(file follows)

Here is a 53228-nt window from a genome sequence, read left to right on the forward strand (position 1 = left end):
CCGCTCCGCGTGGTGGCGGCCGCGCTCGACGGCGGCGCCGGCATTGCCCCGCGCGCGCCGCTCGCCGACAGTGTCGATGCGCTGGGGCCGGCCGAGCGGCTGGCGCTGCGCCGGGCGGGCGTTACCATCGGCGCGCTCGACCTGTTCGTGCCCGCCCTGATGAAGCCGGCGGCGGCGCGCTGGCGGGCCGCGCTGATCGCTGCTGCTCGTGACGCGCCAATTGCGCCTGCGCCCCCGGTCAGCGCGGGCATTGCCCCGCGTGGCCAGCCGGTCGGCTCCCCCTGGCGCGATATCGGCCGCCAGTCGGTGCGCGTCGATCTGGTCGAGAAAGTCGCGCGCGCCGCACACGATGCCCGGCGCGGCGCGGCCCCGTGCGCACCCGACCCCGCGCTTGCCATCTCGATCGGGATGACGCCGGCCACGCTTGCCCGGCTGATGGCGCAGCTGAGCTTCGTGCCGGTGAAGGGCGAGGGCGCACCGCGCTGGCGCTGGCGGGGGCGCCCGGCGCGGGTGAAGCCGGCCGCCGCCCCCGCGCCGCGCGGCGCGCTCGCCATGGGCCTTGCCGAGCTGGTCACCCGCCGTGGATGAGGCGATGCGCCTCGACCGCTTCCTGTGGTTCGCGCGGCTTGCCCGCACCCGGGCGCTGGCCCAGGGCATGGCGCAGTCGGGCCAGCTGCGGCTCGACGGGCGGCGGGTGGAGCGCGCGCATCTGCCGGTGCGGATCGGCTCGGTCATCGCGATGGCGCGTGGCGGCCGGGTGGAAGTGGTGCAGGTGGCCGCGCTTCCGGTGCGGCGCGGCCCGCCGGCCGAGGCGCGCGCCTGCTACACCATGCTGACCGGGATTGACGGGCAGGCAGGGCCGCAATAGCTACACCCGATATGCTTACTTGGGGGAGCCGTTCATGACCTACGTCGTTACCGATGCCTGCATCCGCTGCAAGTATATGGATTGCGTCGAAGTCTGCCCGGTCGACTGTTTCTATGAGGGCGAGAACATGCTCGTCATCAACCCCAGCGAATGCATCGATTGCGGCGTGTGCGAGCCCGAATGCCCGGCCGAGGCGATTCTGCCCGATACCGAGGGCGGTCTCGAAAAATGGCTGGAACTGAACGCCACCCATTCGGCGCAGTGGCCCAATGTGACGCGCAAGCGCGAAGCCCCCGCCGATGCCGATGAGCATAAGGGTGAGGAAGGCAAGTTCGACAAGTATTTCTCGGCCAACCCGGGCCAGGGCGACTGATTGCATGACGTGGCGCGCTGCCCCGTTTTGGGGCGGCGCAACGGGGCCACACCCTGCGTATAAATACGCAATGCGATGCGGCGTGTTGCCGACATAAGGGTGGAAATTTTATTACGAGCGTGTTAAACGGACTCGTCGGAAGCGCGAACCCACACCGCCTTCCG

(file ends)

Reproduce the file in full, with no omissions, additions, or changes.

Here is a 53228-nt window from a genome sequence, read left to right on the forward strand (position 1 = left end):
CCGCTCCGCGTGGTGGCGGCCGCGCTCGACGGCGGCGCCGGCATTGCCCCGCGCGCGCCGCTCGCCGACAGTGTCGATGCGCTGGGGCCGGCCGAGCGGCTGGCGCTGCGCCGGGCGGGCGTTACCATCGGCGCGCTCGACCTGTTCGTGCCCGCCCTGATGAAGCCGGCGGCGGCGCGCTGGCGGGCCGCGCTGATCGCTGCTGCTCGTGACGCGCCAATTGCGCCTGCGCCCCCGGTCAGCGCGGGCATTGCCCCGCGTGGCCAGCCGGTCGGCTCCCCCTGGCGCGATATCGGCCGCCAGTCGGTGCGCGTCGATCTGGTCGAGAAAGTCGCGCGCGCCGCACACGATGCCCGGCGCGGCGCGGCCCCGTGCGCACCCGACCCCGCGCTTGCCATCTCGATCGGGATGACGCCGGCCACGCTTGCCCGGCTGATGGCGCAGCTGAGCTTCGTGCCGGTGAAGGGCGAGGGCGCACCGCGCTGGCGCTGGCGGGGGCGCCCGGCGCGGGTGAAGCCGGCCGCCGCCCCCGCGCCGCGCGGCGCGCTCGCCATGGGCCTTGCCGAGCTGGTCACCCGCCGTGGATGAGGCGATGCGCCTCGACCGCTTCCTGTGGTTCGCGCGGCTTGCCCGCACCCGGGCGCTGGCCCAGGGCATGGCGCAGTCGGGCCAGCTGCGGCTCGACGGGCGGCGGGTGGAGCGCGCGCATCTGCCGGTGCGGATCGGCTCGGTCATCGCGATGGCGCGTGGCGGCCGGGTGGAAGTGGTGCAGGTGGCCGCGCTTCCGGTGCGGCGCGGCCCGCCGGCCGAGGCGCGCGCCTGCTACACCATGCTGACCGGGATTGACGGGCAGGCAGGGCCGCAATAGCTACACCCGATATGCTTACTTGGGGGAGCCGTTCATGACCTACGTCGTTACCGATGCCTGCATCCGCTGCAAGTATATGGATTGCGTCGAAGTCTGCCCGGTCGACTGTTTCTATGAGGGCGAGAACATGCTCGTCATCAACCCCAGCGAATGCATCGATTGCGGCGTGTGCGAGCCCGAATGCCCGGCCGAGGCGATTCTGCCCGATACCGAGGGCGGTCTCGAAAAATGGCTGGAACTGAACGCCACCCATTCGGCGCAGTGGCCCAATGTGACGCGCAAGCGCGAAGCCCCCGCCGATGCCGATGAGCATAAGGGTGAGGAAGGCAAGTTCGACAAGTATTTCTCGGCCAACCCGGGCCAGGGCGACTGATTGCATGACGTGGCGCGCTGCCCCGTTTTGGGGCGGCGCAACGGGGCCACACCCTGCGTATAAATACGCAATGCGATGCGGCGTGTTGCCGACATAAGGGTGGAAATTTTATTACGAGCGTGTTAAACGGACTCGTCGGAAGCGCGAACCCACACCGCCTTCCG